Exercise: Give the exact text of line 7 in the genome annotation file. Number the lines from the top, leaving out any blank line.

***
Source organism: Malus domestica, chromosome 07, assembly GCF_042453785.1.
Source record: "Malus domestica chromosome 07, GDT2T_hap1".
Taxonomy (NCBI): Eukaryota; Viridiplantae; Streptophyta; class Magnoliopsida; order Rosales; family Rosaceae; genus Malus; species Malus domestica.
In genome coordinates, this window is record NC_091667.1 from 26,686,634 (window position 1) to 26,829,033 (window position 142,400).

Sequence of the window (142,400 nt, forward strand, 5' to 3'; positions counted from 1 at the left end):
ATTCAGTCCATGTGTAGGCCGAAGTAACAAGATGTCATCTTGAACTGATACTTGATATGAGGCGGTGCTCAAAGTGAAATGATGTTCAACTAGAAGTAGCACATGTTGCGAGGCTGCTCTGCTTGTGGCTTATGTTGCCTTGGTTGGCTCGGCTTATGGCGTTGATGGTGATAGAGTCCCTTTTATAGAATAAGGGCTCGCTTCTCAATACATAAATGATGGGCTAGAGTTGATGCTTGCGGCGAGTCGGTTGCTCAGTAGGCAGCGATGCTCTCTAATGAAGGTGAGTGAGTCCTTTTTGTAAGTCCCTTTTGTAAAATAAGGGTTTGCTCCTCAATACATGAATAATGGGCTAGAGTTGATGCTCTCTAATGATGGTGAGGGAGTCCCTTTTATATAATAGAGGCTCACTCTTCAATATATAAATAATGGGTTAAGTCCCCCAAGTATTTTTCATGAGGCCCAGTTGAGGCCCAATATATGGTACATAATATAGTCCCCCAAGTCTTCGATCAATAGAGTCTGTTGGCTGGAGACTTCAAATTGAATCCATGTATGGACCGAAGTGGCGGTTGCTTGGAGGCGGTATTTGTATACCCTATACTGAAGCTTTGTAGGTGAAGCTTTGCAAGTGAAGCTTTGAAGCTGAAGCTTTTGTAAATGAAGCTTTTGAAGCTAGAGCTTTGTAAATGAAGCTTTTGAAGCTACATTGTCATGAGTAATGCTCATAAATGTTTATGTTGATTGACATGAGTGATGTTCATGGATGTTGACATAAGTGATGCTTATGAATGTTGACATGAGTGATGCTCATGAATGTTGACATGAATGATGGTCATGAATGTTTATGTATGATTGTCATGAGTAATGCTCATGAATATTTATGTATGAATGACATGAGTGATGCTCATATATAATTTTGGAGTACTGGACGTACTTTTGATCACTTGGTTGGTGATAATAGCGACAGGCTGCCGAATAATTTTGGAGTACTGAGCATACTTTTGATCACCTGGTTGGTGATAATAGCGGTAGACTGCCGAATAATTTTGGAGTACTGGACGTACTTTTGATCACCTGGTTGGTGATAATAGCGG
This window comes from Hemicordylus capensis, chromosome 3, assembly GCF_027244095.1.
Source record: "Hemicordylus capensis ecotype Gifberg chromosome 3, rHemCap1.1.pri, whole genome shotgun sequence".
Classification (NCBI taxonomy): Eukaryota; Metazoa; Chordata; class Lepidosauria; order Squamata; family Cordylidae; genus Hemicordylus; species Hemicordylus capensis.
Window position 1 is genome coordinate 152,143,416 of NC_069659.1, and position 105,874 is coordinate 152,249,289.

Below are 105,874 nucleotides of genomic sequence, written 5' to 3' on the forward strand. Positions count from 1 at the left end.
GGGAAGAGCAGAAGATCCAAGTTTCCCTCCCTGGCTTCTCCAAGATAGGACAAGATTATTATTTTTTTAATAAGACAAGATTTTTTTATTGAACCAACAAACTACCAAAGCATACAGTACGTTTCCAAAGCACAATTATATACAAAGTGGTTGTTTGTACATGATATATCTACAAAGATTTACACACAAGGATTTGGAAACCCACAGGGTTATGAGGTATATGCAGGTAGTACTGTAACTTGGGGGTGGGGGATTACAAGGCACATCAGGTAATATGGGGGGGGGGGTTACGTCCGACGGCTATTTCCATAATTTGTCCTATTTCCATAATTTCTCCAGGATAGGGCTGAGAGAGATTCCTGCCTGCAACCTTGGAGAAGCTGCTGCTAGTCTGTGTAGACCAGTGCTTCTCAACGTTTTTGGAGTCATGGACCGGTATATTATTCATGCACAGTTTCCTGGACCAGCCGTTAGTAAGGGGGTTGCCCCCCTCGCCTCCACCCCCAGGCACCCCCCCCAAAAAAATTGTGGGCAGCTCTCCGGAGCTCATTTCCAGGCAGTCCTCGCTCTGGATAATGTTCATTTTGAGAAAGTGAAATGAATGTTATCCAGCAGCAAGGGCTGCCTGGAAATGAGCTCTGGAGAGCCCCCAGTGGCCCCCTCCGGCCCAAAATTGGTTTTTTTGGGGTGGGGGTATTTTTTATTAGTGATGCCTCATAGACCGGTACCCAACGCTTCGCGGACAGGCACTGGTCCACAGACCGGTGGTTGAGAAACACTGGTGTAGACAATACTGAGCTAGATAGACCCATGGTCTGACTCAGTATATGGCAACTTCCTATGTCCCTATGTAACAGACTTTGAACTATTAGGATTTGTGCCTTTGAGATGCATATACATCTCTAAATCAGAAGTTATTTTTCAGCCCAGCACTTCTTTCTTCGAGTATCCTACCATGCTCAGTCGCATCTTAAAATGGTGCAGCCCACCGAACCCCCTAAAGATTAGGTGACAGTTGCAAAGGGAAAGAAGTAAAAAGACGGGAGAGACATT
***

This window comes from Hemicordylus capensis, chromosome 3, assembly GCF_027244095.1.